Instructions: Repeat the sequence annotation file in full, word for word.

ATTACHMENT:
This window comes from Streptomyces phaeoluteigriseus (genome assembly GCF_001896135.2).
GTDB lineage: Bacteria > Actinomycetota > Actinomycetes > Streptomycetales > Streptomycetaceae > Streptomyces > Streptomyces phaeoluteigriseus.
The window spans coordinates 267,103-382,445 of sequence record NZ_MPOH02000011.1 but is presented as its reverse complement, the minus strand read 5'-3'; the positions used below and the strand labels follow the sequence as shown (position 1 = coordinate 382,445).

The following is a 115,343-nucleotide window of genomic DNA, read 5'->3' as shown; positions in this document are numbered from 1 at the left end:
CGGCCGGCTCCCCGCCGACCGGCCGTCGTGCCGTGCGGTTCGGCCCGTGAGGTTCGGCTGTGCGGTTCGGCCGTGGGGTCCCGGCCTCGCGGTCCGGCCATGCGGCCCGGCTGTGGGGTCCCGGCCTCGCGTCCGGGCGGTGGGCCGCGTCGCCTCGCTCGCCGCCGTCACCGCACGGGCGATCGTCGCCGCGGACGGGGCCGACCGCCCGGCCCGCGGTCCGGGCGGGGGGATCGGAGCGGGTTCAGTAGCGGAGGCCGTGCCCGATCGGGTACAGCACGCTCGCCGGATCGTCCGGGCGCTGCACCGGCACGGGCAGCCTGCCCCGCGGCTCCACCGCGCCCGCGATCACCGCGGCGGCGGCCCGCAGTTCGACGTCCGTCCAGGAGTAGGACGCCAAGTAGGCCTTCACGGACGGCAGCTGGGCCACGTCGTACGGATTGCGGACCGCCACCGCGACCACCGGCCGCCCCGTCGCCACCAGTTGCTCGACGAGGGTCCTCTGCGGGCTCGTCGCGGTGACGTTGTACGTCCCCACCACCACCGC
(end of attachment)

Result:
This window comes from Streptomyces phaeoluteigriseus (genome assembly GCF_001896135.2).
GTDB lineage: Bacteria > Actinomycetota > Actinomycetes > Streptomycetales > Streptomycetaceae > Streptomyces > Streptomyces phaeoluteigriseus.
The window spans coordinates 267,103-382,445 of sequence record NZ_MPOH02000011.1 but is presented as its reverse complement, the minus strand read 5'-3'; the positions used below and the strand labels follow the sequence as shown (position 1 = coordinate 382,445).

The following is a 115,343-nucleotide window of genomic DNA, read 5'->3' as shown; positions in this document are numbered from 1 at the left end:
CGGCCGGCTCCCCGCCGACCGGCCGTCGTGCCGTGCGGTTCGGCCCGTGAGGTTCGGCTGTGCGGTTCGGCCGTGGGGTCCCGGCCTCGCGGTCCGGCCATGCGGCCCGGCTGTGGGGTCCCGGCCTCGCGTCCGGGCGGTGGGCCGCGTCGCCTCGCTCGCCGCCGTCACCGCACGGGCGATCGTCGCCGCGGACGGGGCCGACCGCCCGGCCCGCGGTCCGGGCGGGGGGATCGGAGCGGGTTCAGTAGCGGAGGCCGTGCCCGATCGGGTACAGCACGCTCGCCGGATCGTCCGGGCGCTGCACCGGCACGGGCAGCCTGCCCCGCGGCTCCACCGCGCCCGCGATCACCGCGGCGGCGGCCCGCAGTTCGACGTCCGTCCAGGAGTAGGACGCCAAGTAGGCCTTCACGGACGGCAGCTGGGCCACGTCGTACGGATTGCGGACCGCCACCGCGACCACCGGCCGCCCCGTCGCCACCAGTTGCTCGACGAGGGTCCTCTGCGGGCTCGTCGCGGTGACGTTGTACGTCCCCACCACCACCGC